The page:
Mojave Indian - IntroductionThe Mojave Indians, also known as "Mohave", are a tribe of Native American Indians from the Southwest region of the United States. This includes present-day Arizona, New Mexico, Utah, and California. Mojave life was centered along the Colorado River as well as the Mohave Valley, home to Death Valley, the hottest place in the U.S. The name Mojave is translated to mean the people who live by the river or on the water. The facts and information below is broken down into sections to give a broad overview of who these Indians were, how they survived, what clothing they wore, and what their way of life was like. This information is written for both kids and adults.
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Mojave Indian General Facts
- The Mojave speak Yuman which is a language spoken by some Southwestern tribes throughout Arizona, California and Mexico.
- The Mohave were among the few Southwestern nations that fished for their food. They did not make canoes like other tribes; instead they used rafts and poles to travel to different fishing spots. They utilized nets and baskets to catch the fish.
- Although the region was dry, the Mohave were able to develop irrigation systems which allowed them to grow crops of beans, squash, corn (or maize), and pumpkins. Even with their knowledge of how to use the land around them, they believed rain dances would help bring the rain they needed to crow their crops.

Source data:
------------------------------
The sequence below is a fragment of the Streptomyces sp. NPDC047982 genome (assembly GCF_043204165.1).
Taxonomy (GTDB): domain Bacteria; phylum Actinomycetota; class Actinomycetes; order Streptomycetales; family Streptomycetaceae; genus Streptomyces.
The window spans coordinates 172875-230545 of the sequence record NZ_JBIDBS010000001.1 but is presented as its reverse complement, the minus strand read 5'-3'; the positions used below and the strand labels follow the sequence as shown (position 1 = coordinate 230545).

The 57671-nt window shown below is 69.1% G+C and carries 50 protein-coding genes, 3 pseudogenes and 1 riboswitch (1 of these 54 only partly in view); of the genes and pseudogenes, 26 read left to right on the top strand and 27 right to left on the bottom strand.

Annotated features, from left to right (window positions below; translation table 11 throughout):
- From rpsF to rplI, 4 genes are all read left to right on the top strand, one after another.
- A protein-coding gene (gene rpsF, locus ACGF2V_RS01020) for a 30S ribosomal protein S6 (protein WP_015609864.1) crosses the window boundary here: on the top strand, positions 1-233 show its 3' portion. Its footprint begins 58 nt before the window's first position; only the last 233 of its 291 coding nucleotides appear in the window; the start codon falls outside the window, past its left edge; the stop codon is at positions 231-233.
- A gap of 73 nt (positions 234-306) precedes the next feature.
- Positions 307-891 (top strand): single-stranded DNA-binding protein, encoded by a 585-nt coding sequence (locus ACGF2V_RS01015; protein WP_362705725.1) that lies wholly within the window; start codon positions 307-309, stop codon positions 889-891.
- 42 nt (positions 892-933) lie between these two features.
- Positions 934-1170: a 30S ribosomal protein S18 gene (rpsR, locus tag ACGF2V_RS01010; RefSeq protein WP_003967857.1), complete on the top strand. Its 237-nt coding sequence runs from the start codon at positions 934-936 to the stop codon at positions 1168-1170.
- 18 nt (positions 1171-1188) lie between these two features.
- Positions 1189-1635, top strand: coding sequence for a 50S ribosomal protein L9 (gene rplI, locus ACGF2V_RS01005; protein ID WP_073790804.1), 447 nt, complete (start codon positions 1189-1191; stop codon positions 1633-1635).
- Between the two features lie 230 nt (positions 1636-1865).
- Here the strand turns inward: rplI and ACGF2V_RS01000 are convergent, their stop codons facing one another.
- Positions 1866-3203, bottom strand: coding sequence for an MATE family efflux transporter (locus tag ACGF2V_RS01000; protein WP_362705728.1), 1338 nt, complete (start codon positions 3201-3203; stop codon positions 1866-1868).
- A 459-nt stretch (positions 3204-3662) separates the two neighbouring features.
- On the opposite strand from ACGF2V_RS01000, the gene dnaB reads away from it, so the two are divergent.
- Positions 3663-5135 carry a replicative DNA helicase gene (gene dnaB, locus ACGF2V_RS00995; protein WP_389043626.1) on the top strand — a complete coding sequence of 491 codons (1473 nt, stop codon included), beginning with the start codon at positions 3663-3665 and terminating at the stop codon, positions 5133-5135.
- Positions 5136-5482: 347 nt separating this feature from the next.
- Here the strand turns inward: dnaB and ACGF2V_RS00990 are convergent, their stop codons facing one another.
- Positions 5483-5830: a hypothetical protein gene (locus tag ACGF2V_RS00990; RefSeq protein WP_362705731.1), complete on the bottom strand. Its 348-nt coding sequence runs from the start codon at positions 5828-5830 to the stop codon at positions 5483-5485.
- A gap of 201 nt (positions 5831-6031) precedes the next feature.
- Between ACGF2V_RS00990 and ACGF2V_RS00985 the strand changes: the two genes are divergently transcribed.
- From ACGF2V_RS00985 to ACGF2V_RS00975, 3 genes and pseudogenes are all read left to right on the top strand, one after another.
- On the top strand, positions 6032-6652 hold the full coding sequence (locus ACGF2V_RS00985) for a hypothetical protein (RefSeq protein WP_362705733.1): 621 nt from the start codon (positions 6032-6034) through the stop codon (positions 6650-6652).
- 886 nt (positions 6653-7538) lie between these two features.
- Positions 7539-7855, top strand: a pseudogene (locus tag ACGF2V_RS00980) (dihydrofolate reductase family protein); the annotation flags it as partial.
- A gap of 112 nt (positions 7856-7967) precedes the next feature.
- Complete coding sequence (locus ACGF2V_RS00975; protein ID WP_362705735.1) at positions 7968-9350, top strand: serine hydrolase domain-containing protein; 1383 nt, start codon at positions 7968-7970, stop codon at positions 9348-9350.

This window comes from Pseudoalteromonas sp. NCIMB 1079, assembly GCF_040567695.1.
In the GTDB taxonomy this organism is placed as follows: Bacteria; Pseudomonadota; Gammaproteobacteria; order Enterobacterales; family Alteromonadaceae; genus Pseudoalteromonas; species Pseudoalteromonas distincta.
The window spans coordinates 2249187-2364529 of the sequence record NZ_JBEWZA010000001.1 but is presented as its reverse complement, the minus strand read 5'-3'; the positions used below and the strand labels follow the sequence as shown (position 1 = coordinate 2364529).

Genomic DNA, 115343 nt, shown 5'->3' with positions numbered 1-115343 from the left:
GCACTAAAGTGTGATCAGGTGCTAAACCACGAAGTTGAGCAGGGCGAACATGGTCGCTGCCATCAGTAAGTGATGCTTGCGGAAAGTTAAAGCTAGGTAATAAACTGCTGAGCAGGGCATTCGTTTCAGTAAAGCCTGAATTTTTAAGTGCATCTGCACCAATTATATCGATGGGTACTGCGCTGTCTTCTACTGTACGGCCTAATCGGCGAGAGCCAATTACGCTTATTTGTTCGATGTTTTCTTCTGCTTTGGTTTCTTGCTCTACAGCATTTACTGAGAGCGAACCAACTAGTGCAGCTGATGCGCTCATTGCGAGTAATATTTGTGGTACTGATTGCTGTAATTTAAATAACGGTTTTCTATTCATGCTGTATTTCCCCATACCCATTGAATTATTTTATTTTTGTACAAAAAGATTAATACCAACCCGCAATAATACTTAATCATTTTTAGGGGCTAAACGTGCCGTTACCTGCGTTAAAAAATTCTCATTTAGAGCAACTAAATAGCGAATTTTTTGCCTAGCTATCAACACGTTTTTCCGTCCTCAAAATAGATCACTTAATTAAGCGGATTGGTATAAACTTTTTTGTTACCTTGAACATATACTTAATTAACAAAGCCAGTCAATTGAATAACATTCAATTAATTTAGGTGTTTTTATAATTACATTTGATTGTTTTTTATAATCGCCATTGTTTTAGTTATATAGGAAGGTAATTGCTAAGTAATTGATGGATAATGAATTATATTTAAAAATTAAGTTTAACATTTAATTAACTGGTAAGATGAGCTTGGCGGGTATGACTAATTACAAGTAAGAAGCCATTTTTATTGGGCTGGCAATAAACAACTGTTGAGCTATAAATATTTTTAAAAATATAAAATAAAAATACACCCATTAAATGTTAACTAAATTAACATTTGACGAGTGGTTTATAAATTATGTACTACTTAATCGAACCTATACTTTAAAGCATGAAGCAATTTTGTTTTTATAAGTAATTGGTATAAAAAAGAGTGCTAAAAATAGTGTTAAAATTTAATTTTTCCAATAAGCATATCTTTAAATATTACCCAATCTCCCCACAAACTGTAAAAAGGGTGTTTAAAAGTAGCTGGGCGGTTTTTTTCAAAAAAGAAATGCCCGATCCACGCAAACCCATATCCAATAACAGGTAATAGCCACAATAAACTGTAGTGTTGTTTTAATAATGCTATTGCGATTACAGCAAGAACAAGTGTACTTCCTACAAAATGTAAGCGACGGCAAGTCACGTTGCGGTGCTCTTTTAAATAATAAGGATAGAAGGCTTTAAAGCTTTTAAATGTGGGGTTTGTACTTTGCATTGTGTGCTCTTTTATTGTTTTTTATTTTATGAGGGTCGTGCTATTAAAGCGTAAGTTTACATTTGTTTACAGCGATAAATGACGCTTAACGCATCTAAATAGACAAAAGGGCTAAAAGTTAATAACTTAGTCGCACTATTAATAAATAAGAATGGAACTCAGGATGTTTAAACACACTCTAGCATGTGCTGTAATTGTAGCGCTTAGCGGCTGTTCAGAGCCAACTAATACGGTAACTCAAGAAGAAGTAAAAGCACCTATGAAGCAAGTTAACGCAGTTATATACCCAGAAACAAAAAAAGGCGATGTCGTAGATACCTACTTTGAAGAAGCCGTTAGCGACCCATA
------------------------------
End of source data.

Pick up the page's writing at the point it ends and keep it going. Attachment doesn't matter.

- The Mojave people did not wear much in the way of clothing. The men usually wore a simple loincloth. Women wore simple clothing made from animal skins like beaver and rabbit. Animal skin robes were sometimes worn on cool nights.
- The Mojave tribe differed from many other tribes in that they did not wear moccasins. They preferred to just go barefoot or wear sandals.
- Tattoos were popular among this tribe. They used ink from a blue cactus plant to adorn their bodies. They also branded slaves by tattooing their chins.
- In this particular tribe, the women did not have an equal ranking. They did not own land and they were not able to become chiefs as in other tribes. The men also controlled the important matters of government and war.
- The Mojave were religious and very spiritual. They beloved in the afterlife and tribe members were often buried with their belongings and with gifts from those in mourning.
- The jewelry they are most known for is their beadwork. They would create beaded collars with elaborate designs and patterns. These were valuable and often used in trading.
Mojave Indian Houses
- Mojave people built two different types of houses. One for the warm season and one for the cold season.
- In spring and summer when they were fishing near the Colorado River, the homes they built were raised on stilts in order to protect from flooding. These thatched huts or Wickiups were very simple homes which had wooden frames covered with grass or brush.
- Sturdier homes were built further from the river which they occupied during the colder months. These were usually made with clay which helped make the walls thick in order to keep the heat in.